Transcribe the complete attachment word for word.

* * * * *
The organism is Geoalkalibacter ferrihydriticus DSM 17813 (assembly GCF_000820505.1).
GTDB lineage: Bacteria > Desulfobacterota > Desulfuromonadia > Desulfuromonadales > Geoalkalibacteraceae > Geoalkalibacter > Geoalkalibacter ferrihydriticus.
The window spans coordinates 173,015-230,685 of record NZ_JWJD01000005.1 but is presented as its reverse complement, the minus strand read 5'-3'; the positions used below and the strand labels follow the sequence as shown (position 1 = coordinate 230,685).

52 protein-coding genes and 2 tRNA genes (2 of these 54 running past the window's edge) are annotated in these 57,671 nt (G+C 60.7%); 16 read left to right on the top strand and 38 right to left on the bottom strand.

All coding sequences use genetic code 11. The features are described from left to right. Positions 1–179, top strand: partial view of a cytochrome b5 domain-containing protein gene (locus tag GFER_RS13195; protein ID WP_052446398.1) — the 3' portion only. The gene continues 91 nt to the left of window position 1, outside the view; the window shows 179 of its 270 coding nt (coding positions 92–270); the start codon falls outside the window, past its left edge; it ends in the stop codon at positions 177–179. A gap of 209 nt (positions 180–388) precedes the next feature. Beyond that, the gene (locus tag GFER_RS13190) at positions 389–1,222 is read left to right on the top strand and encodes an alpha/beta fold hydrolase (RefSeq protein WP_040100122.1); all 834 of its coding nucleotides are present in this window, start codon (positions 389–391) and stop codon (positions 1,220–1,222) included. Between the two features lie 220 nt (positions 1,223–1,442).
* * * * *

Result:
The organism is Geoalkalibacter ferrihydriticus DSM 17813 (assembly GCF_000820505.1).
GTDB lineage: Bacteria > Desulfobacterota > Desulfuromonadia > Desulfuromonadales > Geoalkalibacteraceae > Geoalkalibacter > Geoalkalibacter ferrihydriticus.
The window spans coordinates 173,015-230,685 of record NZ_JWJD01000005.1 but is presented as its reverse complement, the minus strand read 5'-3'; the positions used below and the strand labels follow the sequence as shown (position 1 = coordinate 230,685).

52 protein-coding genes and 2 tRNA genes (2 of these 54 running past the window's edge) are annotated in these 57,671 nt (G+C 60.7%); 16 read left to right on the top strand and 38 right to left on the bottom strand.

All coding sequences use genetic code 11. The features are described from left to right. Positions 1–179, top strand: partial view of a cytochrome b5 domain-containing protein gene (locus tag GFER_RS13195; protein ID WP_052446398.1) — the 3' portion only. The gene continues 91 nt to the left of window position 1, outside the view; the window shows 179 of its 270 coding nt (coding positions 92–270); the start codon falls outside the window, past its left edge; it ends in the stop codon at positions 177–179. A gap of 209 nt (positions 180–388) precedes the next feature. Beyond that, the gene (locus tag GFER_RS13190) at positions 389–1,222 is read left to right on the top strand and encodes an alpha/beta fold hydrolase (RefSeq protein WP_040100122.1); all 834 of its coding nucleotides are present in this window, start codon (positions 389–391) and stop codon (positions 1,220–1,222) included. Between the two features lie 220 nt (positions 1,223–1,442).